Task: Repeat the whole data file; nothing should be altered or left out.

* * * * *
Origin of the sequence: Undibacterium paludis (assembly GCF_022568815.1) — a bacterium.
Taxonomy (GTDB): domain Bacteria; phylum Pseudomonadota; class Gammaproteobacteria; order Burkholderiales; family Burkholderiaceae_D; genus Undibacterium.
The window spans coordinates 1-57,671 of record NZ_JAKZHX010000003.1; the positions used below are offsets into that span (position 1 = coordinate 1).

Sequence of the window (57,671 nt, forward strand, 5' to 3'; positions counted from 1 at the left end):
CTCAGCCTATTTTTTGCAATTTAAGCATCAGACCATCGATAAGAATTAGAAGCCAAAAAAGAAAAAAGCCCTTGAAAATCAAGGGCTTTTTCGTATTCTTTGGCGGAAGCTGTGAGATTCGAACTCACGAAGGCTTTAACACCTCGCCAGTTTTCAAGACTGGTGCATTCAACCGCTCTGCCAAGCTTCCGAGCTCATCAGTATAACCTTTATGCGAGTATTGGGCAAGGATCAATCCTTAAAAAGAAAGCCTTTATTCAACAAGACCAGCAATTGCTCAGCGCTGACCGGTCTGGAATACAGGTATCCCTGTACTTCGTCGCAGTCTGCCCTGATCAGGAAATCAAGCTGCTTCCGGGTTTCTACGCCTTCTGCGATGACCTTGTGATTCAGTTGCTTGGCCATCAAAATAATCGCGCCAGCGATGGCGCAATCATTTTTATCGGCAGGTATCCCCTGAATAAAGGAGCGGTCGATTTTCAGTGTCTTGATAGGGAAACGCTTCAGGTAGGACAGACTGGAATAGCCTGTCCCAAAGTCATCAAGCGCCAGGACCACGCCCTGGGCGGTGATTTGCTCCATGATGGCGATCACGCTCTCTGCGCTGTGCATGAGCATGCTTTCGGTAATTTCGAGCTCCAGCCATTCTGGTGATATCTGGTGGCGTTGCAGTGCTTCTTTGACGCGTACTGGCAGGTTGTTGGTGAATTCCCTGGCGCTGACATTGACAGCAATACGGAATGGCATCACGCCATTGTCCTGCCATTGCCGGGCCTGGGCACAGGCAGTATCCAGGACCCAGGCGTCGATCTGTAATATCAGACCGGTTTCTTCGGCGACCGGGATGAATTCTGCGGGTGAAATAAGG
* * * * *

Origin of the sequence: Undibacterium paludis (assembly GCF_022568815.1) — a bacterium.
Taxonomy (GTDB): domain Bacteria; phylum Pseudomonadota; class Gammaproteobacteria; order Burkholderiales; family Burkholderiaceae_D; genus Undibacterium.
The window spans coordinates 1-57,671 of record NZ_JAKZHX010000003.1; the positions used below are offsets into that span (position 1 = coordinate 1).

Sequence of the window (57,671 nt, forward strand, 5' to 3'; positions counted from 1 at the left end):
CTCAGCCTATTTTTTGCAATTTAAGCATCAGACCATCGATAAGAATTAGAAGCCAAAAAAGAAAAAAGCCCTTGAAAATCAAGGGCTTTTTCGTATTCTTTGGCGGAAGCTGTGAGATTCGAACTCACGAAGGCTTTAACACCTCGCCAGTTTTCAAGACTGGTGCATTCAACCGCTCTGCCAAGCTTCCGAGCTCATCAGTATAACCTTTATGCGAGTATTGGGCAAGGATCAATCCTTAAAAAGAAAGCCTTTATTCAACAAGACCAGCAATTGCTCAGCGCTGACCGGTCTGGAATACAGGTATCCCTGTACTTCGTCGCAGTCTGCCCTGATCAGGAAATCAAGCTGCTTCCGGGTTTCTACGCCTTCTGCGATGACCTTGTGATTCAGTTGCTTGGCCATCAAAATAATCGCGCCAGCGATGGCGCAATCATTTTTATCGGCAGGTATCCCCTGAATAAAGGAGCGGTCGATTTTCAGTGTCTTGATAGGGAAACGCTTCAGGTAGGACAGACTGGAATAGCCTGTCCCAAAGTCATCAAGCGCCAGGACCACGCCCTGGGCGGTGATTTGCTCCATGATGGCGATCACGCTCTCTGCGCTGTGCATGAGCATGCTTTCGGTAATTTCGAGCTCCAGCCATTCTGGTGATATCTGGTGGCGTTGCAGTGCTTCTTTGACGCGTACTGGCAGGTTGTTGGTGAATTCCCTGGCGCTGACATTGACAGCAATACGGAATGGCATCACGCCATTGTCCTGCCATTGCCGGGCCTGGGCACAGGCAGTATCCAGGACCCAGGCGTCGATCTGTAATATCAGACCGGTTTCTTCGGCGACCGGGATGAATTCTGCGGGTGAAATAAGG